Celebration of the Book Focuses on 'Botany of Desire'

Tuesday, February 01, 2005

Initiated by the Honors Program, Fairmont State's annual Celebration of the Book invites members of the local community, as well as FS students, faculty and staff to read and discuss a book during the spring semester.

This year, the Celebration will focus on "The Botany of Desire" by Michael Pollan. In his book, Pollan argues that plants have evolved to satisfy human beings' desire for intoxication, control, sweetness and beauty. He studies marijuana, the potato, the apple and the tulip to demonstrate that plants and human beings have a reciprocal relationship that benefits both species.

There will be four discussions of Pollan's book. Each of these will be in Room 303 of the Education Building and will run from 6:30 to 8 p.m.

The first discussion on Monday, Feb. 21, will focus on Pollan's third chapter, "Desire: Intoxication." Participants will be invited to sample coffees and chocolates, two of the most common addictive substances in human culture.

The second discussion on Monday, March 7, will examine Pollan's fourth chapter, which takes up the potato. The evening will include a potato potluck.

On Monday, March 28, the discussion of Pollan's first chapter about apples will feature an apple tasting.

The final session on Wednesday, April 13, will turn to Pollan's discussion of the tulip.

Pollan, who writes for The New York Times Magazine, is also the author of "Second Nature" and "A Place of My Own." He teaches writing in the Graduate School of Journalism at the University of California, Berkeley.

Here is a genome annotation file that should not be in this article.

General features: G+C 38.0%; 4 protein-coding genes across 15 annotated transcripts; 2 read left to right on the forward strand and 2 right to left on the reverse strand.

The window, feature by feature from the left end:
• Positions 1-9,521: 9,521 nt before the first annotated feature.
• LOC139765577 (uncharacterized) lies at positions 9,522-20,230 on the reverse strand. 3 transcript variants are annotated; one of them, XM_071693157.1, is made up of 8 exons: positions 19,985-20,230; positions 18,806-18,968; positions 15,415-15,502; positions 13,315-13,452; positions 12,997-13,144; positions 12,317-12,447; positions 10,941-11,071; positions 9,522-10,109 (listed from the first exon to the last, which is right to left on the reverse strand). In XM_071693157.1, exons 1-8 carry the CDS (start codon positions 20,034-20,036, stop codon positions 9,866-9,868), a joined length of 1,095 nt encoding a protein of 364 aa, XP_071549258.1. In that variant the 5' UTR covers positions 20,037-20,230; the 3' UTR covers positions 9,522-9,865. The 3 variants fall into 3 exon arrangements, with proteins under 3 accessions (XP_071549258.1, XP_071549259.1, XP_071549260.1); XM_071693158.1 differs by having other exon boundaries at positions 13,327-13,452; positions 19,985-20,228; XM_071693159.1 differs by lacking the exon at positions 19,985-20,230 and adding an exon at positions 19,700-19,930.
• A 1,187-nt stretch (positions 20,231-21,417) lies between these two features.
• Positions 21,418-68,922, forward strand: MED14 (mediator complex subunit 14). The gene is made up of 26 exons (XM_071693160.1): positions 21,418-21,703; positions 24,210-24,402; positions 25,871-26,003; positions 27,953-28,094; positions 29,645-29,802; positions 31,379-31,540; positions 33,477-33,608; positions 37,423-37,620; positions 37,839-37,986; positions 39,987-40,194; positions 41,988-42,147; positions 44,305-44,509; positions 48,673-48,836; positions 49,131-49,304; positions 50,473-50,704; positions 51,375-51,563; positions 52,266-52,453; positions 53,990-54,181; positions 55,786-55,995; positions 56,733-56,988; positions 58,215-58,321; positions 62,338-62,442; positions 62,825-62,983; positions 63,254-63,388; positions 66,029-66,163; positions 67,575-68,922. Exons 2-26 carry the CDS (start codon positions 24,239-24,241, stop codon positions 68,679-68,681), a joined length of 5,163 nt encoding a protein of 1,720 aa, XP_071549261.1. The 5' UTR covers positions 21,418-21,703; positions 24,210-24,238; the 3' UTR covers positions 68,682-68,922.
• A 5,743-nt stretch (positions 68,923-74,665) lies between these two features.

The Celebration of the Book acknowledges the book as the core of Western culture. Through its shared reading of one book, the Celebration seeks to deepen the intellectual lives of people in the community and to draw them together in order to enrich and strengthen individual lives. In this, the Celebration aims to renew and bolster the bonds that unite the local community and make our lives human and also to promote on-going discussion and learning as the basis of good citizenship.

The public is invited to attend each of the four discussions. Copies of the book are available at the campus bookstore and online at www.amazon.com.

For more information, e-mail Donald E. Trisel, Associate Professor of Biology, at dtrisel@fairmontstate.edu or J. Robert Baker, Director of the Honors Program, at jbaker@fairmontstate.edu.